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How is your workflow?

It is a Wednesday afternoon.  You were hoping to get out of work on time or a few minutes early.  You have completed the work on a piece of imaging equipment and are trying to get your tools put away so that you can get home and get into your evening.  Kid’s activities, movie night with the significant other, time to play with the dog, or just some time to ramble around and get some yard work done.  It is just a Wednesday night, no reason to hang around work.  But, the work order is not yet complete.  But you can do it Thursday, so no big deal.

Thursday morning comes and there is a down CT/MRI/Cath Lab/Fluoro room/portable unit.  You get through that and get the paperwork done, have a few calls of minor things to take care of and you put off the work order for the work you did Wednesday.  One of two things happens at this point.  You either eventually get the documentation completed, or it falls away

For most hospitals and companies, the documentation of work that is put on a work order takes no more than fifteen minutes.  Many of us are fortunate enough to work with a laptop that allows us to enter the documentation on site.  The tendency is to think about documentation after the work is completed.  The work order is considered a separate job.  This does make sense, write the work order when the job is completed.  But is that the best workflow?  Could the workflow be improved to reduce the time spent on completing the work order as well as improve the detail and have fewer work orders disappear into the realm of the incomplete?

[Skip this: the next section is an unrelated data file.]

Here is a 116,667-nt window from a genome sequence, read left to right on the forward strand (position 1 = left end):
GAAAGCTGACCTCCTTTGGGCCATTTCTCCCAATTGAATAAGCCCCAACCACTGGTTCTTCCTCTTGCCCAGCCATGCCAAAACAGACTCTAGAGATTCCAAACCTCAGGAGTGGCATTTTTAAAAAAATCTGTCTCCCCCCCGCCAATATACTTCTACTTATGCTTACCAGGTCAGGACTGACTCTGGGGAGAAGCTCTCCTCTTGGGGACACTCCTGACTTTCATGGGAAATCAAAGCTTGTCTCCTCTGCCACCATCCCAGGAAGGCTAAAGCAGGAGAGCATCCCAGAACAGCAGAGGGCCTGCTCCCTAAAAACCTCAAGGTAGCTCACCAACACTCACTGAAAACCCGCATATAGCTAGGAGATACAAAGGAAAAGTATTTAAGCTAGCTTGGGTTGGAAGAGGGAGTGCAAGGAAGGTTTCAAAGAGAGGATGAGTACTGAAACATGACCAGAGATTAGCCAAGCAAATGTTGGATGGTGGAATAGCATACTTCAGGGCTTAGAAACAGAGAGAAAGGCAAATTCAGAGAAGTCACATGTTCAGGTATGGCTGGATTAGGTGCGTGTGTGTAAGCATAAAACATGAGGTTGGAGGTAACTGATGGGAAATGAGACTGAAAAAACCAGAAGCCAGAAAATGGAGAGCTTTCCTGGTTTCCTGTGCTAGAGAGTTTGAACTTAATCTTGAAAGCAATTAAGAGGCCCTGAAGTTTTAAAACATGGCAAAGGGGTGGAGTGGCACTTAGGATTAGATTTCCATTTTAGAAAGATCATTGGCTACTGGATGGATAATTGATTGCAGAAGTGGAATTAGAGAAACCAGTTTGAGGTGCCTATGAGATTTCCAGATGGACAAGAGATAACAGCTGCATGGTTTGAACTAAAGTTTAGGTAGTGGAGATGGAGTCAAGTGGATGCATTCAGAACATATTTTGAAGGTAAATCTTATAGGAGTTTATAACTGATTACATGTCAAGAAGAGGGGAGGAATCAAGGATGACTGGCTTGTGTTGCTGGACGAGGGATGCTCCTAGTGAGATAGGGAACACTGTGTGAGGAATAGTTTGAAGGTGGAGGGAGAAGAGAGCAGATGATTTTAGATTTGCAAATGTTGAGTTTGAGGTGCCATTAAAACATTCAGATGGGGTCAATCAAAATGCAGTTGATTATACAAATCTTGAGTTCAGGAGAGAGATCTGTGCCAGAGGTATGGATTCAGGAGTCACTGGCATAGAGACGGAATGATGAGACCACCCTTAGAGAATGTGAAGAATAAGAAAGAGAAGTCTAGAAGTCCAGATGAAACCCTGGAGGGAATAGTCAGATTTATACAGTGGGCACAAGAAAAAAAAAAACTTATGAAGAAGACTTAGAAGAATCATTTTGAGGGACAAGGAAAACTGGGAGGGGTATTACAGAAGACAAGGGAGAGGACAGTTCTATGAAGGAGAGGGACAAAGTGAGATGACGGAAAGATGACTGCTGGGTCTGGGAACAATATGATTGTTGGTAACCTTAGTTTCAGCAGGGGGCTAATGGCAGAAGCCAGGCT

Here is the ideal workflow.  The first tool you take out is the laptop.  Get a job opened and document the start time and symptoms as reported by the operator.  Next, document the symptoms that you find.  As you troubleshoot, you document any major software test completed as well as any voltage measurements and waveforms.  Do you see wear on cables or mechanics?  Document it.  It is easy to document when the work order is already open.

This is a simple process that makes your documentation part of you workflow.  It makes the detail of your documentation improve.  This also creates the habit of finishing each work order as the work is completed.  It does require a bit of a paradigm shift.  Yet if the habit is created, it will lend to a more complete maintenance system.

 

John has twenty years experience in imaging service including general radiation, mammography, CT, and Nuclear Medicine. He has worked for third party service companies, manufacturers sales companies, and in house imaging teams. Currently John is the manager of clinical engineering at Catholic Health. John holds a B.S. in Health and Human Services Management from Wilberforce University.

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